Sunday, October 31, 2010

The Winchester Mystery House

PD Photos: Winchester House which was under construction, nonstop, round-the-clock, from 1884 until the death of the owner Sarah Winchester on September 5, 1922.

The Winchester Mystery House, located at 525 South Winchester Blvd. in San Jose, California, was under continuous construction for 38 years, and it is reported to be haunted. It was the residence of Sarah Winchester, the widow of gun magnate William Wirt Winchester.

The Queen Anne Style Victorian mansion was built without any master building plan. Winchester thought the house was haunted by the ghosts of individuals killed by Winchester rifles.

After the deaths of her daughter and later her husband, Sarah Winchester consulted a medium (psychic) who told her that she must build a house and never cease building it; otherwise the spirits that killed her family members would kill her too. So, she began the construction of the mystery house full of twists, turns, and dead ends, so that the spirits would get lost and never be able to find her.

The Winchester Mystery House has about 160 rooms - 40 bedrooms, two ballrooms, 47 fireplaces, 10,000 window panes, 17 chimneys, two basements and three elevators. Initially built on an estate of 162 acres (650,000 sq meters), now the property is only 4.5 acres (24,000 sq meters). The house has gold and silver chandeliers and hand inlaid parquet floors and trim. There are doors and stairways that lead nowhere.

The number 13 and spider web motifs reappear around the house. An expensive imported chandelier with 12 candle-holders was altered to accommodate 13 candles, wall clothes hooks are in multiples of 13, and a spider web-patterned stained glass window contains 13 colored stones, and sink drain covers have 13 holes in each. The house's current groundskeepers have created a topiary tree shaped like the number 13. On every Friday the 13th, the large bell on the property is rung 13 times at 1 P.M. (13:00) in tribute to Sarah Winchester.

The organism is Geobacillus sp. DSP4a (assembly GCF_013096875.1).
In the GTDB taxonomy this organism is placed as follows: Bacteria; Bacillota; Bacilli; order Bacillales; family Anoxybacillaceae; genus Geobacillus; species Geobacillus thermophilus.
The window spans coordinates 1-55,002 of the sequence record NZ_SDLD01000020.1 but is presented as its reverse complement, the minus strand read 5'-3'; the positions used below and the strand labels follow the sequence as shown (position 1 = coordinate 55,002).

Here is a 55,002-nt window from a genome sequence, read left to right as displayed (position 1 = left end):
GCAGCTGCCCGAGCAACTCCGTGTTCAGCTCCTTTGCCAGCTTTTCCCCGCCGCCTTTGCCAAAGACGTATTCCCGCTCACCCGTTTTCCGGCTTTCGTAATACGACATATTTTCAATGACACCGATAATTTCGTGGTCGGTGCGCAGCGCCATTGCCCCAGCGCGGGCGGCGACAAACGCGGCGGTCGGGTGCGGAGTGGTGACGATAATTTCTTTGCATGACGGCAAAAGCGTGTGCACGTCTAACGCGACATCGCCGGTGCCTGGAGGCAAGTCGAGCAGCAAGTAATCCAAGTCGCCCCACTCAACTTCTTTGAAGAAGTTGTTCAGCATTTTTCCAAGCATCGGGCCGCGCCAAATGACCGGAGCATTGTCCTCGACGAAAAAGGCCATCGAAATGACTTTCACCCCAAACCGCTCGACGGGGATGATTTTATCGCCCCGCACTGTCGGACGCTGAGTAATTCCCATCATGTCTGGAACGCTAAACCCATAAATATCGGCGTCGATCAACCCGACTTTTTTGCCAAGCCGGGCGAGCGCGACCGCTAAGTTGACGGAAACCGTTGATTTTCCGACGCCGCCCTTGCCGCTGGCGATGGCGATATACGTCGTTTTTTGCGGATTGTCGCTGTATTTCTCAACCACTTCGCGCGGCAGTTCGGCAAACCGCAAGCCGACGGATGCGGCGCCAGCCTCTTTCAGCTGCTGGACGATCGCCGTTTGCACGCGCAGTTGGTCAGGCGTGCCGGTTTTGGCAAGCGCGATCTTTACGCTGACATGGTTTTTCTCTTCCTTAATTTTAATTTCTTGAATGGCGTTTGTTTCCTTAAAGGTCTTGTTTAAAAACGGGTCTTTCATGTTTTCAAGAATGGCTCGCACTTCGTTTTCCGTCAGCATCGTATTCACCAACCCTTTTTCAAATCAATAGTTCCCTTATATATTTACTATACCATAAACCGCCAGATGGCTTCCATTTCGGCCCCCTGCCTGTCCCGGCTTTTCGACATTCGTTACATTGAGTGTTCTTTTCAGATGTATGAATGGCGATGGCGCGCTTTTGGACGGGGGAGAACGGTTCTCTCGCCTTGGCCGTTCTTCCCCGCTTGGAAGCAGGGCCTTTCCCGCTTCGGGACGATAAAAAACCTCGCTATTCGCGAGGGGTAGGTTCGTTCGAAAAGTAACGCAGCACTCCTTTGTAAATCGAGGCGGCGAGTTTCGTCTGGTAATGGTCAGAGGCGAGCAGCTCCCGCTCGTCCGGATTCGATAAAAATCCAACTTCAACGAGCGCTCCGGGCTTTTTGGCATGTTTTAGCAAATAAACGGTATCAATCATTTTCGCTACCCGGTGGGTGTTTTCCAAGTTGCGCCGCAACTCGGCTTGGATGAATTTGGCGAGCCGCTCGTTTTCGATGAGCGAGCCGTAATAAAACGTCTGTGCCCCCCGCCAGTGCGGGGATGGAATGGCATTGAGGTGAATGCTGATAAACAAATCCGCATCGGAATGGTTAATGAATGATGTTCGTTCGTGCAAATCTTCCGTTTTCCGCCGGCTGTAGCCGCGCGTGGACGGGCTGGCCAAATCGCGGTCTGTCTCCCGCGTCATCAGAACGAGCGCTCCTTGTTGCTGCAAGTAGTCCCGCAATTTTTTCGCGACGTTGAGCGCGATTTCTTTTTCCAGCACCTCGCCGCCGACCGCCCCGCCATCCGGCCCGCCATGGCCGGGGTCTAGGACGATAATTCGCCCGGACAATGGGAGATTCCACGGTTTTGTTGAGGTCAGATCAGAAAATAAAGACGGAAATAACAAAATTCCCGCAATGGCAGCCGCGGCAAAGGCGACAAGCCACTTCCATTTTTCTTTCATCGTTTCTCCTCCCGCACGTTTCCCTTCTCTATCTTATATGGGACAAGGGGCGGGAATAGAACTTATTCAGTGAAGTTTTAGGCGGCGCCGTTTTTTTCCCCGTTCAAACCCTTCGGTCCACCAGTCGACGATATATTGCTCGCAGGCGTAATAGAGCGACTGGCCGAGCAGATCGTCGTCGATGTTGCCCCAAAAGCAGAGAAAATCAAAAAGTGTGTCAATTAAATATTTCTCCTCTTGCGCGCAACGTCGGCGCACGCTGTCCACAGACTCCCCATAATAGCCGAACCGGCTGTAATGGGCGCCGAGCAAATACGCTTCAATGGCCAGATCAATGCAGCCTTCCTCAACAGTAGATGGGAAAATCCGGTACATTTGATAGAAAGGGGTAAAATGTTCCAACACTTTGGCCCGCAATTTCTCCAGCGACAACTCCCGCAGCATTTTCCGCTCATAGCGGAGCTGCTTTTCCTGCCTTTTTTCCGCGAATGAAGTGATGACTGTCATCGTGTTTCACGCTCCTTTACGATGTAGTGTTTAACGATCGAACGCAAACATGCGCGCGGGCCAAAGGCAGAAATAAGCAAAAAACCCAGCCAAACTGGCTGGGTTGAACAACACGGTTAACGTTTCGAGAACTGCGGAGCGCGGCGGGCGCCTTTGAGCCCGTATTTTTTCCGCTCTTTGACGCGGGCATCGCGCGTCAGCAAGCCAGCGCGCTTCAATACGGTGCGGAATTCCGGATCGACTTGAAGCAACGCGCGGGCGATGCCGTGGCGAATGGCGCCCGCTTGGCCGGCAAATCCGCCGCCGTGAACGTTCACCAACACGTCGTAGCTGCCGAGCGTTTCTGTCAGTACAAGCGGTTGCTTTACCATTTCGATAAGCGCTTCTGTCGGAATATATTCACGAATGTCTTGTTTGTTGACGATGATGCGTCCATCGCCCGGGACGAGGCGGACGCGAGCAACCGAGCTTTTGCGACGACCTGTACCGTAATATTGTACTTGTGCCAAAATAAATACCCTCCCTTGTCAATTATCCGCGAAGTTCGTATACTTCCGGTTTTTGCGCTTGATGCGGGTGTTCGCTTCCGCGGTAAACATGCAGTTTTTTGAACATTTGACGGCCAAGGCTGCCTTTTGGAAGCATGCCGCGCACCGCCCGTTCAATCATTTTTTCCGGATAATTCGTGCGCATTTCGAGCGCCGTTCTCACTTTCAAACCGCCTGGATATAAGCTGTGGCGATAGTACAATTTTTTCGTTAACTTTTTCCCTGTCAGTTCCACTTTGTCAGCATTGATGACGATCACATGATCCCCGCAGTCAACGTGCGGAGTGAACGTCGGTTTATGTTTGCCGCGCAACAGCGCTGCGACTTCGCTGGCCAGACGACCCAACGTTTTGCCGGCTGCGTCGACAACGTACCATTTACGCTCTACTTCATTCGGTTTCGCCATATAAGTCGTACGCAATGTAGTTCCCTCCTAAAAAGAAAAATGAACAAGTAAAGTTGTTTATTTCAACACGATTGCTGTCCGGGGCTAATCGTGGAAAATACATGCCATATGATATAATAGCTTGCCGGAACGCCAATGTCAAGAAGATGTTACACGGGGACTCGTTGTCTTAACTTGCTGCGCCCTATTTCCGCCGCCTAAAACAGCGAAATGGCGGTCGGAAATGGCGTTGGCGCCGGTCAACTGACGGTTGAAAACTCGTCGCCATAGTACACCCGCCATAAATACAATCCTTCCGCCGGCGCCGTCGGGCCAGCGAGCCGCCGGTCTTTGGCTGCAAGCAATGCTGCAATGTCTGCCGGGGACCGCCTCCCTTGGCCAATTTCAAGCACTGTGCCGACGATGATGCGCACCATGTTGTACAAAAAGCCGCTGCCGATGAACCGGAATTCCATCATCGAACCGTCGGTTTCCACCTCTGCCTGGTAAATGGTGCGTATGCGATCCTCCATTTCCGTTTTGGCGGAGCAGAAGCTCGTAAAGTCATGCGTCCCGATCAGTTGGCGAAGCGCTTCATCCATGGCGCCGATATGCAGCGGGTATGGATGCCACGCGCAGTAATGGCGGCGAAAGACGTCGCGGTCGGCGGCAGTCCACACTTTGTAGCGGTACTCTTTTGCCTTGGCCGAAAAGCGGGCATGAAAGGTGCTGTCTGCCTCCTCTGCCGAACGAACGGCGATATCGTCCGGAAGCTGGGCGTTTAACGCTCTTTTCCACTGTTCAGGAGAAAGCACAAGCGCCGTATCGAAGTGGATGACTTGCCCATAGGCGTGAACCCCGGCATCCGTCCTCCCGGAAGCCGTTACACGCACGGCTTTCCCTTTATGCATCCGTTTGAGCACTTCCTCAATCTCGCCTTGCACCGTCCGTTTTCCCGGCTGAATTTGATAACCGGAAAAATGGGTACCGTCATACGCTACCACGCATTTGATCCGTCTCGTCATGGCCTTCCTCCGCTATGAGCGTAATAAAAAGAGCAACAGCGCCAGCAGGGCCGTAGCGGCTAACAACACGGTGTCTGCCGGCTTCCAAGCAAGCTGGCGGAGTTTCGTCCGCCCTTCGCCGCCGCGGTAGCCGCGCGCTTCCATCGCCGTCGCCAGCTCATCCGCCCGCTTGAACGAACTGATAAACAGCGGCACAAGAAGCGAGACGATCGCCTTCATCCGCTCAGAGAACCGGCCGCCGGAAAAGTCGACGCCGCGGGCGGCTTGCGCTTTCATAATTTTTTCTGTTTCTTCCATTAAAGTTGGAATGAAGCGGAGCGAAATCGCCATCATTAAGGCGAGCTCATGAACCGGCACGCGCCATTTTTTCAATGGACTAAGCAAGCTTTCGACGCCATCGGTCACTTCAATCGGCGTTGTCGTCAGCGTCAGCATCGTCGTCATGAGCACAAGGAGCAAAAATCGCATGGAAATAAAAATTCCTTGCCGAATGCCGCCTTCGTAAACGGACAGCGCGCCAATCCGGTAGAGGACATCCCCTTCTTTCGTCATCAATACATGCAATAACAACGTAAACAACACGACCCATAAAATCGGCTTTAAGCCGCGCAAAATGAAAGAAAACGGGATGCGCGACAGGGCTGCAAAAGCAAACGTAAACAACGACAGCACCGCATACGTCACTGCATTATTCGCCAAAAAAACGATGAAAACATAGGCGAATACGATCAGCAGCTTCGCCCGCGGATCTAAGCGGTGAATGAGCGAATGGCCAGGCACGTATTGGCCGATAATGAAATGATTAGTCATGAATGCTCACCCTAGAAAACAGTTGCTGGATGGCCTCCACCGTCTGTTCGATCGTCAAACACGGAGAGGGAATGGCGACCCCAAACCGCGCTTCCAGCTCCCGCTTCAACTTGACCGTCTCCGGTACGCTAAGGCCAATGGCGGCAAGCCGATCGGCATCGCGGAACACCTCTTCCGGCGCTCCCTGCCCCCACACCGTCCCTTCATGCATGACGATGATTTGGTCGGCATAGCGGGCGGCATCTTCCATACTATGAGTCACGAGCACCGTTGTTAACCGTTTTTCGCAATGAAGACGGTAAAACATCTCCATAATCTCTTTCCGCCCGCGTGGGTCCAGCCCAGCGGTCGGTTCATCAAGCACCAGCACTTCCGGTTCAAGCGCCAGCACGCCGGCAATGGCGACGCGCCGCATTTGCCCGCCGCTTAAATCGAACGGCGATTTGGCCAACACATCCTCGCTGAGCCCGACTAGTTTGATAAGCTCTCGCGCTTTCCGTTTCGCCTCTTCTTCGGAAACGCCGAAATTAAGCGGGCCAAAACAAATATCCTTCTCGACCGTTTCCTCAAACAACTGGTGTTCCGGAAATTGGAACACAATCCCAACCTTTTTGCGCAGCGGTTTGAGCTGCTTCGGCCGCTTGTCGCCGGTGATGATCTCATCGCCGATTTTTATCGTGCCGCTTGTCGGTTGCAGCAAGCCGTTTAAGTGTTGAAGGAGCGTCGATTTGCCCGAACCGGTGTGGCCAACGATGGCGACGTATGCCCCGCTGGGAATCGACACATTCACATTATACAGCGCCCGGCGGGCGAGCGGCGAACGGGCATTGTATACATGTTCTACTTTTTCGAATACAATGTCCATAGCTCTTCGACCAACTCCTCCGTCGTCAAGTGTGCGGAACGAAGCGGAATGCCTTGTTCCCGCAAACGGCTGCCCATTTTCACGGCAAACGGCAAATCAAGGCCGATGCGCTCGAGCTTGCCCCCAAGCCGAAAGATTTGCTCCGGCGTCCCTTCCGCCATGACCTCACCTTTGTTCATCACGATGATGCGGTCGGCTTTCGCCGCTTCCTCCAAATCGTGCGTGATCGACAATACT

The Winchester Mystery House has a floating foundation that is believed to have saved it from total collapse in both the San Francisco earthquake of 1906 (the gravest natural disaster in California's history that killed about 3,000 people) and the 1989 Loma Prieta earthquake (that killed 63 people, injured 3,757, flattened buildings and left thousands of people homeless).

The Winchester Mystery House is popular tourist destination, especially for people believing in haunted houses, bad luck due to number 13 and Friday the 13th. Several arranged tours of the house are available, including flashlight tours at night on dates around Halloween and each Friday the 13th.

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